June 2014, Part 2

Immunotherapy Holds Promise to Extend Survival in GI Cancers

San Francisco, CA—The use of immunotherapy for the treatment of gastrointestinal (GI) cancers should become a reality in the not-too-distant future. Uncovering the signaling networks within the tumor microenvironment that regulate host immune responses is leading to strategies to alter these responses to treat GI malignancies. Combinations of therapies that [ Read More ]

Wayne Kuznar

Gastrointestinal Cancer

IDO: A Target for Cancer Treatment

Immune checkpoints modulate immune responses by providing signals that attenuate T cells. The importance of immune checkpoints in cancer treatment has been underscored by recently approved therapies. For example, ipilimumab is a monoclonal antibody directed against the cytotoxic T-lymphocyte antigen (CTLA)-4. Normally, CTLA-4 would prevent the costimulatory activity of CD80 [ Read More ]

Beverly E Barton, PhD


The Treatment of Relapsed Metastatic Melanoma Using a Novel Immunotherapy Combination:

An Interview with Mario Sznol, MD

During the 2014 annual meeting of the American Society of Clinical Oncology (ASCO), Mario Sznol, MD, presented Abstract LBA9003—Survival, Response Duration, and Activity by BRAF Mutation Status of Nivolumab and Ipilimumab Concurrent Therapy in Advanced Melanoma—on behalf of his colleagues and fellow investigators. The presentation summarized objectives, methods, and long-term [ Read More ]

Lisa Raedler, PhD, RPh

Interview with the Innovators

Nivolumab, a Novel Anti–PD-1 Monoclonal Antibody for the Treatment of Solid and Hematologic Malignancies

Immunotherapy for the treatment of cancer has been an active area of research, with the recent approval of ipilimumab (Yervoy) in 2011. Ipilimumab blocks cytotoxic T-lymphocyte antigen-4 (CTLA-4), a cell surface molecule expressed solely on T cells required for self-tolerance. The rationale for blocking an immune blockade such as CTLA-4 [ Read More ]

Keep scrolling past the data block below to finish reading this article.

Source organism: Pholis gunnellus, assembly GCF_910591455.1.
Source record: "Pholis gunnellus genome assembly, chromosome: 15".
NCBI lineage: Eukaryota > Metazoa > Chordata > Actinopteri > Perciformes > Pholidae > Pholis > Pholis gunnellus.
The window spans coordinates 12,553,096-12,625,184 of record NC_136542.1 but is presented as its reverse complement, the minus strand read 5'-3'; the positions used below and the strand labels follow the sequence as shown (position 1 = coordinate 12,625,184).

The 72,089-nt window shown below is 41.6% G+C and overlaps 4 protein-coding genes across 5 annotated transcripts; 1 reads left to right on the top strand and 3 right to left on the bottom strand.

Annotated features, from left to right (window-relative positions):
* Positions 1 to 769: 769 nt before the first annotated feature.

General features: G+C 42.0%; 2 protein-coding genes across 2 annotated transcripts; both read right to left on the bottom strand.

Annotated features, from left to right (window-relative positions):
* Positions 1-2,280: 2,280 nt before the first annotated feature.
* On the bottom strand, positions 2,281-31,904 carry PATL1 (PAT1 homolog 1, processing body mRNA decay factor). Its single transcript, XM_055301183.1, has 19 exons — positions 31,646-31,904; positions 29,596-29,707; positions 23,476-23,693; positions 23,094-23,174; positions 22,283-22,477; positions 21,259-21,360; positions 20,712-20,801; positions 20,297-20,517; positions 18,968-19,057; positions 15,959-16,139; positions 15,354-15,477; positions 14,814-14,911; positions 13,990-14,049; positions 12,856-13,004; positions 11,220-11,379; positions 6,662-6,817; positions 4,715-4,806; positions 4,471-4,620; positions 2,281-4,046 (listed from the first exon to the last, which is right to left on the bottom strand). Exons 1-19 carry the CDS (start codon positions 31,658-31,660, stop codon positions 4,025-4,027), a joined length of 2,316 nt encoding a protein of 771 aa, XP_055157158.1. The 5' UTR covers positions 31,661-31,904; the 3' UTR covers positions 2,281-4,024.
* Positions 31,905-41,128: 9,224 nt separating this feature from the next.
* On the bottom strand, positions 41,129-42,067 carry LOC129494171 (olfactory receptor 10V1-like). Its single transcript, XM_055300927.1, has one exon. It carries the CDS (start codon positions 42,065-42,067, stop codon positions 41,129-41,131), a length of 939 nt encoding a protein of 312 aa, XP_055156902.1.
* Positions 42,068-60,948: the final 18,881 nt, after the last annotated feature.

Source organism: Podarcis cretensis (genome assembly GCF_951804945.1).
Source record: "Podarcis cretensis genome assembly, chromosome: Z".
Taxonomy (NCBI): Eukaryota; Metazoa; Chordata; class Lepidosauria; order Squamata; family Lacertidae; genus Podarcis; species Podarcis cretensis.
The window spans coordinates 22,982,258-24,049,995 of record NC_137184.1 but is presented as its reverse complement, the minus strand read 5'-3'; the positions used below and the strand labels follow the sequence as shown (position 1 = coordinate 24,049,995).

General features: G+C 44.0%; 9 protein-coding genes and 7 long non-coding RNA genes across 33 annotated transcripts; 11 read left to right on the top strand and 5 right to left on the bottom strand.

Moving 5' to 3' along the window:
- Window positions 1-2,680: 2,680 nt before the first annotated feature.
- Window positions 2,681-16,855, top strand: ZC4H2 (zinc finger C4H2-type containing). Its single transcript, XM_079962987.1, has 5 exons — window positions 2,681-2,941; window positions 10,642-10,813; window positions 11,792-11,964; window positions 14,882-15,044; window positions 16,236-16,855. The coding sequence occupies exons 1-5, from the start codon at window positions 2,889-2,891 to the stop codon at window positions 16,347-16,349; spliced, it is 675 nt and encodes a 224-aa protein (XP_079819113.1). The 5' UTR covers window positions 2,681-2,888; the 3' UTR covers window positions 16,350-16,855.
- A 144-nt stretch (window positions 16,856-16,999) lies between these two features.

Emma Thornton


Immuno-Oncology Takes Center Stage

More than 120 years after William Coley, MD, administered intratumoral injections of bacteria to patients with cancer with the goal of generating spontaneous remission,1 the number and complexity of immunomodulatory strategies for this patient population have grown exponentially. More than 250 abstracts that included the term “immunotherapy” or “immuno-oncology” were [ Read More ]

Lisa Raedler, PhD, RPh


Immune-Related Endocrinopathies Associated with Ipilimumab Therapy

With the recent advancements in the treatment of patients with metastatic melanoma, in particular with immunomodulating therapies, the development of unique immune-related side effects has posed novel management challenges. The first drug in this class to receive FDA approval for the treatment of unresectable stage III or IV melanoma is [ Read More ]

Le Min, MD, PhD


Oncolytic Viruses for the Treatment of Advanced Melanoma

Overview Melanoma cases make up nearly 5% of new cancers diagnosed in the United States, making it the fifth most common type of cancer in this country.1 With the introduction of targeted therapy, melanoma treatment has undergone rapid changes in recent years, resulting in an overall 5-year survival rate of [ Read More ]

Beverly E Barton, PhD